• by Carri Wroblewski | BRIX Wine Shop •
The other day Mike, the “wine guy” from Nantucket Vineyards, got me thinking. He popped by with a selection of wines. It’s been years since I’ve tasted them. Not knowing what to expect or not expecting much, he poured me a glass. His hand covered the label – “I have a surprise wine for you to try,” he said. Before he came to see me that afternoon I told him I would be happy to try the wines under one condition—no fruit wines.
I took my first sip of his “mysterious” pour.
The wine danced on my tongue with a hint of effervescence. The perfect amount of fruit gave way to a tart, dry finish. It was delicious. I looked up from my glass of almost rosé-like wine and he could tell that I liked it. He removed his hand from the front of the bottle and the first word that jumped from the label was…Cranberry. Yes, a fruit wine, sort of. The Nantucket Vineyards Cranberry is made with a base of Pinot Gris grapes from Washington State. The grape bunches arrive on island whole cluster and the winemaking process begins. After fermentation is underway, 1,000 pounds of local, hand-harvested Nantucket cranberries are added to the mix. And the result is a tasty one. Its fun, bright pink label and crown cap closure make it a great beach beverage or the perfect porch pour for the summer. Preconceived notions of wine made on Nantucket? Toss them overboard. They deserve a second sip.
Mike’s tasting got me thinking about other islands that produce wine. One of my favorite island winemaking destinations is Sicily. Formerly known for unmemorable, over-produced, cheap wines, Sicily has taken center stage as a winemaking region to watch. The reds now lean to the lighter side while the whites have become fresh and energetic, thanks to the Carricante grape. Some of the most notable producers include Planeta, Tenuta della Terre Nere, and Arianna Occhipinti, but it’s Azienda Agricola COS who we can thank for the Sicilian wine renaissance.
In 1980 while waiting for their next university term to begin, three friends, Giambattista Cilia, Giusto Occhipinti and Cirino Strano (COS), came up with a plan to pass their summer vacation. Little did they know that their “summer project” would change the face of the Sicilian wine industry.
Cilia’s father owned a small vineyard and a deserted cellar. While most young people were leaving the rural winemaking areas of Italy for work in factories, the trio set out to resurrect the local wine of Vittoria, Cerasuolo di Vittoria, which is made from two indigenous grape varieties, Nero d’Avola and Frappato. At that time there was only one other producer making the wine. After their first vintage people started to take note and encouraged them to continue with the project while they finished university. By the middle of 90’s there were 40 producers making Cerasuolo di Vittoria. The growth and success of the region are due in part to the entrepreneurial efforts of the three friends who founded COS. Though they make several wines now, my go-to is still the wine that changed everything. The 2011 COS Cerasuolo di Vittoria DOCG is a blend of 60% Nero d’Avola and 40% Frappato. It’s got vibrant red fruit aromatics that spill from the glass and is soft, fruity and medium-bodied on the palate. I love this wine with a slight chill; so don’t be afraid to put it in the refrigerator for 15 minutes before serving. It makes a great summer red!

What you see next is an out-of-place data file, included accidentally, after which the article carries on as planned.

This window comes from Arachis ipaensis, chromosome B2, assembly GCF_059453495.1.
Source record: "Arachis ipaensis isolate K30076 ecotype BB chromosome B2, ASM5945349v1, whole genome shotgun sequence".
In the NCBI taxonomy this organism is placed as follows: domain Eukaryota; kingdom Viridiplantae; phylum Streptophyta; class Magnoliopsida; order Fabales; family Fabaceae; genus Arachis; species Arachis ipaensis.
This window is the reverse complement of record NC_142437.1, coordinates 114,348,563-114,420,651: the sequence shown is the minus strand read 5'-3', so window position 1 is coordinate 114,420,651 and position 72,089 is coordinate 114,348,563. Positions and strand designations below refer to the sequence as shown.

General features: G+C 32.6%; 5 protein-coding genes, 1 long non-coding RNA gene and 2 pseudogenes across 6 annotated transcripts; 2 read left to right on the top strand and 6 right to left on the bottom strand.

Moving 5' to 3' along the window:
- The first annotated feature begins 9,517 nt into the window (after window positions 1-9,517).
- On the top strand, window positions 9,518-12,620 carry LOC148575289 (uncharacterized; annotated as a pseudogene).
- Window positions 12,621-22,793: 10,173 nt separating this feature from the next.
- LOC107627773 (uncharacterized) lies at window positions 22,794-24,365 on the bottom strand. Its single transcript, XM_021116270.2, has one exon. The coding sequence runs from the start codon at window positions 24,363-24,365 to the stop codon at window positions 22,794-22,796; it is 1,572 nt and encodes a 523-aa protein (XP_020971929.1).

I don’t think I can write an article about island wines and not include the drinkable gifts Greece gives us. One of the oldest wine-producing regions in the world, there is evidence of Greek wine dating back 6,500 years. A favorite of mine is the 2012 Domaine Sigalas Santorini Assyrtiko. Hailing from the island of Santorini, the Assyrtiko grape is an indigenous variety and has been grown since ancient times. Coming from vines that are over 50 years old, it has citrus aromatics and loads of mineral flavors that dominate the palate. This white would befriend almost anything from the sea, making it a natural match with local Nantucket fish.
The jet set who line the beaches of Sardinia are no stranger to the Vermentino grape. Gaining the nickname of “insula vini” (wine island) in the 16th century, Sardinia has the quintessential Mediterranean environment. Soaked with warm temperatures, a hilly landscape, and maritime breezes, it’s the perfect setting to grow grapes.
I’ve had the good fortune to taste various expressions of the Vermentino grape, but there is always one that I come back to. It is not the most expensive one, it’s probably not the most complex one, but it’s the one that I want to drink after a day at the beach, sand still between my toes, on a late sunny summer afternoon.
The 2012 Sella & Mosca ‘La Cala’ Vermentino is the hip sip at chic resorts that pepper Sardinia’s beaches. Named for a small cove covered by violet-colored thistles on the edge of the Sella & Mosca estate, this 100% Vermentino (also known as Rolle in other parts of the world) will quench any summertime thirst. Light, refreshing, and dry it has a hint of salinity due to the vineyard’s close proximity to the sea. Easy drinking this is an ideal wine to kick off any cocktail party, but once again, it goes hand in hand with seafood and other treats from the raw bar.
So when you’re on island time this summer, grab a glass of island wine, whether it is from near or far.